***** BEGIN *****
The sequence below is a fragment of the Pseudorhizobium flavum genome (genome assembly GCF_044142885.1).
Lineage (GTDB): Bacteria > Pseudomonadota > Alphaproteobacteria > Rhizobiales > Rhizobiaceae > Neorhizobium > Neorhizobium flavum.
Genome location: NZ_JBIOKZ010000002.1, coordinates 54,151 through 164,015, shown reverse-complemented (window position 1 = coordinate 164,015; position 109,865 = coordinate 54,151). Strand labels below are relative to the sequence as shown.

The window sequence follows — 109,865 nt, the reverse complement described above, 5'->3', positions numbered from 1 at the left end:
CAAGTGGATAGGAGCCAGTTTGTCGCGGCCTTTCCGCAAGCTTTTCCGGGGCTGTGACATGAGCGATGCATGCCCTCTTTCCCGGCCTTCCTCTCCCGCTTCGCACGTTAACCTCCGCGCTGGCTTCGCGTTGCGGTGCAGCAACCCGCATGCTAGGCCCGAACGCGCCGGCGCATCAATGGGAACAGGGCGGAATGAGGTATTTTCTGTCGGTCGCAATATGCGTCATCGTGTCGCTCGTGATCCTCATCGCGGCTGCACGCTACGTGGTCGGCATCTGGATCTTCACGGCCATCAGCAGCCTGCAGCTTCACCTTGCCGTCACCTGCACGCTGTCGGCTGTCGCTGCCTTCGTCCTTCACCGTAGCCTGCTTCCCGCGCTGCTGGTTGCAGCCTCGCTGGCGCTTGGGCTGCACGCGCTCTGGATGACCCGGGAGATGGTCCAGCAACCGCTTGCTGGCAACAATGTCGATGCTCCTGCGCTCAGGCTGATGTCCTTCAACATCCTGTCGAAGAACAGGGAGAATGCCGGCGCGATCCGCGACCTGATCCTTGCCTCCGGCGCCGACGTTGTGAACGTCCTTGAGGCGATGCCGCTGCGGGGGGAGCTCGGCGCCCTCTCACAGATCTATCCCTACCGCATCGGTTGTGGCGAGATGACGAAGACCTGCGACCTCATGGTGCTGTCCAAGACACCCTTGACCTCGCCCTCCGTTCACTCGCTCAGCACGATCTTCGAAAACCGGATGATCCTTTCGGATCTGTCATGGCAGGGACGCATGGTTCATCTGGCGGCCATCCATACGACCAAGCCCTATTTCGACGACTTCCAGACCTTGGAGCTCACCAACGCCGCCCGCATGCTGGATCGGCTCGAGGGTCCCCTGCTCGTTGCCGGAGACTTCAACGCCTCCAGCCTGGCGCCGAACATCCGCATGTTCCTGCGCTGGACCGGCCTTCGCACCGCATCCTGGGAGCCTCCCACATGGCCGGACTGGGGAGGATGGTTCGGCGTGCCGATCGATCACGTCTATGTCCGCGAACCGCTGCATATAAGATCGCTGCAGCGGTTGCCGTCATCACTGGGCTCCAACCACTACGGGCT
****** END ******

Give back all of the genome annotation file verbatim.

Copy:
The sequence below is a fragment of the Pseudorhizobium flavum genome (genome assembly GCF_044142885.1).
Lineage (GTDB): Bacteria > Pseudomonadota > Alphaproteobacteria > Rhizobiales > Rhizobiaceae > Neorhizobium > Neorhizobium flavum.
Genome location: NZ_JBIOKZ010000002.1, coordinates 54,151 through 164,015, shown reverse-complemented (window position 1 = coordinate 164,015; position 109,865 = coordinate 54,151). Strand labels below are relative to the sequence as shown.

The window sequence follows — 109,865 nt, the reverse complement described above, 5'->3', positions numbered from 1 at the left end:
CAAGTGGATAGGAGCCAGTTTGTCGCGGCCTTTCCGCAAGCTTTTCCGGGGCTGTGACATGAGCGATGCATGCCCTCTTTCCCGGCCTTCCTCTCCCGCTTCGCACGTTAACCTCCGCGCTGGCTTCGCGTTGCGGTGCAGCAACCCGCATGCTAGGCCCGAACGCGCCGGCGCATCAATGGGAACAGGGCGGAATGAGGTATTTTCTGTCGGTCGCAATATGCGTCATCGTGTCGCTCGTGATCCTCATCGCGGCTGCACGCTACGTGGTCGGCATCTGGATCTTCACGGCCATCAGCAGCCTGCAGCTTCACCTTGCCGTCACCTGCACGCTGTCGGCTGTCGCTGCCTTCGTCCTTCACCGTAGCCTGCTTCCCGCGCTGCTGGTTGCAGCCTCGCTGGCGCTTGGGCTGCACGCGCTCTGGATGACCCGGGAGATGGTCCAGCAACCGCTTGCTGGCAACAATGTCGATGCTCCTGCGCTCAGGCTGATGTCCTTCAACATCCTGTCGAAGAACAGGGAGAATGCCGGCGCGATCCGCGACCTGATCCTTGCCTCCGGCGCCGACGTTGTGAACGTCCTTGAGGCGATGCCGCTGCGGGGGGAGCTCGGCGCCCTCTCACAGATCTATCCCTACCGCATCGGTTGTGGCGAGATGACGAAGACCTGCGACCTCATGGTGCTGTCCAAGACACCCTTGACCTCGCCCTCCGTTCACTCGCTCAGCACGATCTTCGAAAACCGGATGATCCTTTCGGATCTGTCATGGCAGGGACGCATGGTTCATCTGGCGGCCATCCATACGACCAAGCCCTATTTCGACGACTTCCAGACCTTGGAGCTCACCAACGCCGCCCGCATGCTGGATCGGCTCGAGGGTCCCCTGCTCGTTGCCGGAGACTTCAACGCCTCCAGCCTGGCGCCGAACATCCGCATGTTCCTGCGCTGGACCGGCCTTCGCACCGCATCCTGGGAGCCTCCCACATGGCCGGACTGGGGAGGATGGTTCGGCGTGCCGATCGATCACGTCTATGTCCGCGAACCGCTGCATATAAGATCGCTGCAGCGGTTGCCGTCATCACTGGGCTCCAACCACTACGGGCT